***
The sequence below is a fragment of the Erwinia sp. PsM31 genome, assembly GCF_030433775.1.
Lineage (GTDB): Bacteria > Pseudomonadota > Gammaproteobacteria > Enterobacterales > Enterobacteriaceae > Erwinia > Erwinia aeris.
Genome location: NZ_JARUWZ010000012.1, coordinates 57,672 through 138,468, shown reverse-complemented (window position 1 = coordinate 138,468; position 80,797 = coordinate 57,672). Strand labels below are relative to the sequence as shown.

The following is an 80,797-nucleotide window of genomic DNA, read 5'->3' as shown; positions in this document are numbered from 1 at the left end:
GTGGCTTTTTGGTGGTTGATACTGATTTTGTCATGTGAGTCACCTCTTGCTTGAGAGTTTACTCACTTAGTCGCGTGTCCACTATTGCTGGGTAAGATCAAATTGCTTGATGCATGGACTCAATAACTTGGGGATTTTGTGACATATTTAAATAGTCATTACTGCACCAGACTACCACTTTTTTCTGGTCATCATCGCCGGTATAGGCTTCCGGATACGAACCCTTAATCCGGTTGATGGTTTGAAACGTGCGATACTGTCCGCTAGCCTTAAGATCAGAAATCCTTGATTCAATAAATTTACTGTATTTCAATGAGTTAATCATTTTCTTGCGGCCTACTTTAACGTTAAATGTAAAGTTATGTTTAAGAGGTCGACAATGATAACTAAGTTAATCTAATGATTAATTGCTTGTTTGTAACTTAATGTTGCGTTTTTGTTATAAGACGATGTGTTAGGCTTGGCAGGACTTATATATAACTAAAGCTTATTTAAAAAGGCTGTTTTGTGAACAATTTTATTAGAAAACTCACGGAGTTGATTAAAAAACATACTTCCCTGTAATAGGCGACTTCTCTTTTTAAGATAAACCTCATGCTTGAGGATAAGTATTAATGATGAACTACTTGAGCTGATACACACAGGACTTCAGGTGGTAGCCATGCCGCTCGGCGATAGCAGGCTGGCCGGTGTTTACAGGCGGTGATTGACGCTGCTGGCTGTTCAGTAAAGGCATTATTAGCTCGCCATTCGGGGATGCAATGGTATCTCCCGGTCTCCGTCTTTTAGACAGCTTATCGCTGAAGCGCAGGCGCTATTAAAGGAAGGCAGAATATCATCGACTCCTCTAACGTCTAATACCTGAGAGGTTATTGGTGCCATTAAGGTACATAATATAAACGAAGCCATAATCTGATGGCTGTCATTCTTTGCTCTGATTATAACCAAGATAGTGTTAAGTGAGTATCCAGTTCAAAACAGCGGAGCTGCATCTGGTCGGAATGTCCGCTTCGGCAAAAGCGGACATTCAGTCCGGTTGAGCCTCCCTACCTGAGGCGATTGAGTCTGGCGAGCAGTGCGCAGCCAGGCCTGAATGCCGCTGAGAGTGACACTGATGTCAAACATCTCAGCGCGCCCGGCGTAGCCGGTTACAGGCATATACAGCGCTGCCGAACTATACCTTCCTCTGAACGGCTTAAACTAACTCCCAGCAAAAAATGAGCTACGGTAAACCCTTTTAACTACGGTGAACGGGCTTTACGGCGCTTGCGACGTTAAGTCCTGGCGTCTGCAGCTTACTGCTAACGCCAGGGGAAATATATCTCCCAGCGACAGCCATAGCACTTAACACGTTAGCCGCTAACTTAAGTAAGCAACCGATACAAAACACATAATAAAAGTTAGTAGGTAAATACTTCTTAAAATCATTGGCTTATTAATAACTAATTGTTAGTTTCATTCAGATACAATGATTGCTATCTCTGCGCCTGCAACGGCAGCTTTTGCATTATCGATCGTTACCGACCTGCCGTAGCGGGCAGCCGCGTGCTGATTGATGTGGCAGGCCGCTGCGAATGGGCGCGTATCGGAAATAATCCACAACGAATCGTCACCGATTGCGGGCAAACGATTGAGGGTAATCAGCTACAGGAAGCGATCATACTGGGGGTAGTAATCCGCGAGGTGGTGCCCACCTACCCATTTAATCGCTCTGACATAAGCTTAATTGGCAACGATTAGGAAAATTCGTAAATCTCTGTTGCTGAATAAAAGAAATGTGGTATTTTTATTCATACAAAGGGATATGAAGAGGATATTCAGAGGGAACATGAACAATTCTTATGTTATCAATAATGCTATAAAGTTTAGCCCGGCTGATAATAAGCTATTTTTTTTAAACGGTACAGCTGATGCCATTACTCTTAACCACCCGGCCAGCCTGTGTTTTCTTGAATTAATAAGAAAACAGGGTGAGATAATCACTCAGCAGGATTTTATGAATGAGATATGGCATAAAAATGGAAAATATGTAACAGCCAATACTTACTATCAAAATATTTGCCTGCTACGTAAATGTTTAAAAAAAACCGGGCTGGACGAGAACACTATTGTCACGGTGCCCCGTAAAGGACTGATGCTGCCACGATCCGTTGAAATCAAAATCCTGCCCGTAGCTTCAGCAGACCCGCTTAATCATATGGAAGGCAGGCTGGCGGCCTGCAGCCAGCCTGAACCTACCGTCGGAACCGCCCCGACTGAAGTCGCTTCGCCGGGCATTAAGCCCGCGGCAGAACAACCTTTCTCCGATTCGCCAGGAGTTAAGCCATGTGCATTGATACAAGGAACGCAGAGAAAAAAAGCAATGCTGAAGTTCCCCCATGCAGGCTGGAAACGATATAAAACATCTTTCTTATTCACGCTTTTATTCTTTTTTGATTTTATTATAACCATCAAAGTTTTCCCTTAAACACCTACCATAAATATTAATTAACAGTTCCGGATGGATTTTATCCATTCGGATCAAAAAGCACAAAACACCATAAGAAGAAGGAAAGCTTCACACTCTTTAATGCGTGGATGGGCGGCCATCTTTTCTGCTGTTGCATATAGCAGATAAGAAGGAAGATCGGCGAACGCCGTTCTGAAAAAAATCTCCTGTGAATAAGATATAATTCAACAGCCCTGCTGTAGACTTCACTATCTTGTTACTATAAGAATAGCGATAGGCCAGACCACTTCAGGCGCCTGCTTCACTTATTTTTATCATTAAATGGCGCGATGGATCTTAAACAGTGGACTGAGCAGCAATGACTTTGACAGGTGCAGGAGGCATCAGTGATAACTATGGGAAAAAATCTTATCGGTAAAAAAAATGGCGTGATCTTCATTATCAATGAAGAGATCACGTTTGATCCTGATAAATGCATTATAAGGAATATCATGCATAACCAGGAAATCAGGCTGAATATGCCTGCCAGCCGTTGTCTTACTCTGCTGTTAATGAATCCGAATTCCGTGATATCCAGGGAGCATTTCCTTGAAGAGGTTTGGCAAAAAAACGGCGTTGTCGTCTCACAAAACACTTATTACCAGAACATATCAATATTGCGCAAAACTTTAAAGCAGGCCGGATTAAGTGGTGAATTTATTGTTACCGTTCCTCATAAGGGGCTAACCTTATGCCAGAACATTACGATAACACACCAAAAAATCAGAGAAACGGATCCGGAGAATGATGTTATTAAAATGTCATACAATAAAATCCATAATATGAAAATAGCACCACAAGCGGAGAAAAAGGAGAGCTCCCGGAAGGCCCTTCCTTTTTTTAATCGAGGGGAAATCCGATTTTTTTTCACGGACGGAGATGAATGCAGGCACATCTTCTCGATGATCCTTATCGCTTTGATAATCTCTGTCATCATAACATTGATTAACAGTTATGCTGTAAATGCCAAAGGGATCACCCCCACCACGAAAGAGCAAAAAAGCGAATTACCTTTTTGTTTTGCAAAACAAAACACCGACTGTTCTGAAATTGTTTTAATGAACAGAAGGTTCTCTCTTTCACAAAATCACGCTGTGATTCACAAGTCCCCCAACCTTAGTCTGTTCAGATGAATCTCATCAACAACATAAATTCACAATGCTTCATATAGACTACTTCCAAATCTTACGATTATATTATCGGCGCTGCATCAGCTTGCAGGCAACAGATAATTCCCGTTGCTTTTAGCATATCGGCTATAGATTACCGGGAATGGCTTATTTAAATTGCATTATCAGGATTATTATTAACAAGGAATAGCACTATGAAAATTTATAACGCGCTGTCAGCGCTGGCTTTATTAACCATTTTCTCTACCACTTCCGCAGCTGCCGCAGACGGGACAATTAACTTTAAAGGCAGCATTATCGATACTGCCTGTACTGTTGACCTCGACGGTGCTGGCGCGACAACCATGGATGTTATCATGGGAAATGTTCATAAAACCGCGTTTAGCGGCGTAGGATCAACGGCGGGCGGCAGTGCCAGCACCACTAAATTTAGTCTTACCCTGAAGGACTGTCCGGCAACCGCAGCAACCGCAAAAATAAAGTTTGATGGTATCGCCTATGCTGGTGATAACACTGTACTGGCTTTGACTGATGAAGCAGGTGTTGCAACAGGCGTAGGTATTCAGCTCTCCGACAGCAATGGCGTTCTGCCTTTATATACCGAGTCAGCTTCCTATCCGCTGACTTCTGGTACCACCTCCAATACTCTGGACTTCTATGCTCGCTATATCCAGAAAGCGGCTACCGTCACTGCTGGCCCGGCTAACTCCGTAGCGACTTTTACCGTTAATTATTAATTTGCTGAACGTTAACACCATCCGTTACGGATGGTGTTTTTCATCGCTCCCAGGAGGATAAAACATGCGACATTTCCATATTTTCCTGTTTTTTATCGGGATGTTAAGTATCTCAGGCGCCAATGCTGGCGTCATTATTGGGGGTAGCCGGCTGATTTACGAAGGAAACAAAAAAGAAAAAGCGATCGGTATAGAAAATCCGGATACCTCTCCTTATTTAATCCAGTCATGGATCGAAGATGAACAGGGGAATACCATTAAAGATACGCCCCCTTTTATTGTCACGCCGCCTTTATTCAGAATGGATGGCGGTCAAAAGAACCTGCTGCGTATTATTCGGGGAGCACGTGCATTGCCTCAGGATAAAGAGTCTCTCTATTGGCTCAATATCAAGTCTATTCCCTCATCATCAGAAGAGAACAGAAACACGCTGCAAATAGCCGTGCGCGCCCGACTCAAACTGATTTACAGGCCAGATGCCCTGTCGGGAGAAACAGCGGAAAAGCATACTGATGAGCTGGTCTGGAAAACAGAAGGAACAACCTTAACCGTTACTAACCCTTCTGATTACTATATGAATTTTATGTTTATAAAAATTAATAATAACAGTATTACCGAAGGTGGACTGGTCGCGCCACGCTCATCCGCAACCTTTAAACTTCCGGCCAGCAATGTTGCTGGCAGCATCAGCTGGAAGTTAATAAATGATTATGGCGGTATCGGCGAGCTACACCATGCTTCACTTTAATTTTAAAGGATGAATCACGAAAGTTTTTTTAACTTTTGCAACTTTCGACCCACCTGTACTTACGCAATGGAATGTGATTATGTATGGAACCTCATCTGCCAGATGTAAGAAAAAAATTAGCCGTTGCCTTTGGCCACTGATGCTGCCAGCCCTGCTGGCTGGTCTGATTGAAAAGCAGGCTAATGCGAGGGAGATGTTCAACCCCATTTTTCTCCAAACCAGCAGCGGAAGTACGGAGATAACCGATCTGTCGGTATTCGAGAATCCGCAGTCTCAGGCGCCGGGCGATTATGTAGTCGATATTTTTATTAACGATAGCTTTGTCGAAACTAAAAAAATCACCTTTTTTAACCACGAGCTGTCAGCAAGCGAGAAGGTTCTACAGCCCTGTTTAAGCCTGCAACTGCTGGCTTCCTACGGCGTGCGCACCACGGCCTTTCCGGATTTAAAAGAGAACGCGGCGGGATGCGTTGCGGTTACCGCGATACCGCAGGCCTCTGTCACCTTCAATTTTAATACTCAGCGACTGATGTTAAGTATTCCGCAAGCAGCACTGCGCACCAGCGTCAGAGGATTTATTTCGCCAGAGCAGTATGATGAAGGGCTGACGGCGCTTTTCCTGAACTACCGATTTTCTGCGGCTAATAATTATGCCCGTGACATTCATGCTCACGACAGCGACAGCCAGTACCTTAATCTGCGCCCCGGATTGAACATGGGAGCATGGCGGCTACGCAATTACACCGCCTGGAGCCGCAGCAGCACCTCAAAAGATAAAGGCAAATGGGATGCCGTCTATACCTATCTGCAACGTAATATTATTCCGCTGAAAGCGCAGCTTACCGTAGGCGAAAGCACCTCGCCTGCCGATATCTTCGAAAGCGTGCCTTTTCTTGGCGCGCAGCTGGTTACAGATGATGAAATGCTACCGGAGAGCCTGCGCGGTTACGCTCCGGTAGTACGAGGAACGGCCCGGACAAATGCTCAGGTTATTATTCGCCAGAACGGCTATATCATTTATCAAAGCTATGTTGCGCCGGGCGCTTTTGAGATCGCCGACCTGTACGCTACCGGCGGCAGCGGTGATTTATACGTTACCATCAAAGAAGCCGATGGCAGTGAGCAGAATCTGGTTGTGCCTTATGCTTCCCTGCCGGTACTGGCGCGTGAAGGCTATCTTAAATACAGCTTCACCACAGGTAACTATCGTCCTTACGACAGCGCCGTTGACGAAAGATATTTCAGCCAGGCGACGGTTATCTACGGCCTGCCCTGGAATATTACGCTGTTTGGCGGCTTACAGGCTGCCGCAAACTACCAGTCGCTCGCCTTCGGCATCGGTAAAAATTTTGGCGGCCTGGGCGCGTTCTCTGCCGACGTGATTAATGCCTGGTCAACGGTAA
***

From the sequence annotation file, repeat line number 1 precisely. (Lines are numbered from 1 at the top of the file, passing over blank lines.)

The sequence below is a fragment of the Erwinia sp. PsM31 genome, assembly GCF_030433775.1.